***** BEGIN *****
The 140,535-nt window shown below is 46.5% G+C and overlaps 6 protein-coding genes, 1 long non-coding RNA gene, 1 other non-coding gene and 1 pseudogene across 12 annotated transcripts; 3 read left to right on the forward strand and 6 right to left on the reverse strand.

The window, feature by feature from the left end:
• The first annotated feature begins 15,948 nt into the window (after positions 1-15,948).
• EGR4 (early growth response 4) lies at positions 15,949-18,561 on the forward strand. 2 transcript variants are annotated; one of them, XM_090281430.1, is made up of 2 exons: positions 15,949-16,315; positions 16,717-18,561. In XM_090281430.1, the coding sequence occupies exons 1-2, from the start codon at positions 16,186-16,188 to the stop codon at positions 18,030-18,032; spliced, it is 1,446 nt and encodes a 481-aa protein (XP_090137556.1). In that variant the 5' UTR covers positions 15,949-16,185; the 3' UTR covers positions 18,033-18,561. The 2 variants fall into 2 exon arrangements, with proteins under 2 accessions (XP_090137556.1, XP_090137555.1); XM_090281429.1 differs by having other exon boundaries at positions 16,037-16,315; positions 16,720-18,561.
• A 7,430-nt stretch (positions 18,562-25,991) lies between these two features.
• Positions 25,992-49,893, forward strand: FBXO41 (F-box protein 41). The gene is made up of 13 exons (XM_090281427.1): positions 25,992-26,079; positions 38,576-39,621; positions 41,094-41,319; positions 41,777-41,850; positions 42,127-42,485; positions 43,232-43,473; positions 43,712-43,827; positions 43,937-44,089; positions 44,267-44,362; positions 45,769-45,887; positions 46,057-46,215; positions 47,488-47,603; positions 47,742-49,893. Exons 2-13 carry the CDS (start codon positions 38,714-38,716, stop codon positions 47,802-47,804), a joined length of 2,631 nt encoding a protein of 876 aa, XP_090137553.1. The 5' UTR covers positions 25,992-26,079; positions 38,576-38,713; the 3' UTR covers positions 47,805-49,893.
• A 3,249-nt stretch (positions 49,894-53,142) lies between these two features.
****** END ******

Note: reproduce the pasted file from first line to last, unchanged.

The 140,535-nt window shown below is 46.5% G+C and overlaps 6 protein-coding genes, 1 long non-coding RNA gene, 1 other non-coding gene and 1 pseudogene across 12 annotated transcripts; 3 read left to right on the forward strand and 6 right to left on the reverse strand.

The window, feature by feature from the left end:
• The first annotated feature begins 15,948 nt into the window (after positions 1-15,948).
• EGR4 (early growth response 4) lies at positions 15,949-18,561 on the forward strand. 2 transcript variants are annotated; one of them, XM_090281430.1, is made up of 2 exons: positions 15,949-16,315; positions 16,717-18,561. In XM_090281430.1, the coding sequence occupies exons 1-2, from the start codon at positions 16,186-16,188 to the stop codon at positions 18,030-18,032; spliced, it is 1,446 nt and encodes a 481-aa protein (XP_090137556.1). In that variant the 5' UTR covers positions 15,949-16,185; the 3' UTR covers positions 18,033-18,561. The 2 variants fall into 2 exon arrangements, with proteins under 2 accessions (XP_090137556.1, XP_090137555.1); XM_090281429.1 differs by having other exon boundaries at positions 16,037-16,315; positions 16,720-18,561.
• A 7,430-nt stretch (positions 18,562-25,991) lies between these two features.
• Positions 25,992-49,893, forward strand: FBXO41 (F-box protein 41). The gene is made up of 13 exons (XM_090281427.1): positions 25,992-26,079; positions 38,576-39,621; positions 41,094-41,319; positions 41,777-41,850; positions 42,127-42,485; positions 43,232-43,473; positions 43,712-43,827; positions 43,937-44,089; positions 44,267-44,362; positions 45,769-45,887; positions 46,057-46,215; positions 47,488-47,603; positions 47,742-49,893. Exons 2-13 carry the CDS (start codon positions 38,714-38,716, stop codon positions 47,802-47,804), a joined length of 2,631 nt encoding a protein of 876 aa, XP_090137553.1. The 5' UTR covers positions 25,992-26,079; positions 38,576-38,713; the 3' UTR covers positions 47,805-49,893.
• A 3,249-nt stretch (positions 49,894-53,142) lies between these two features.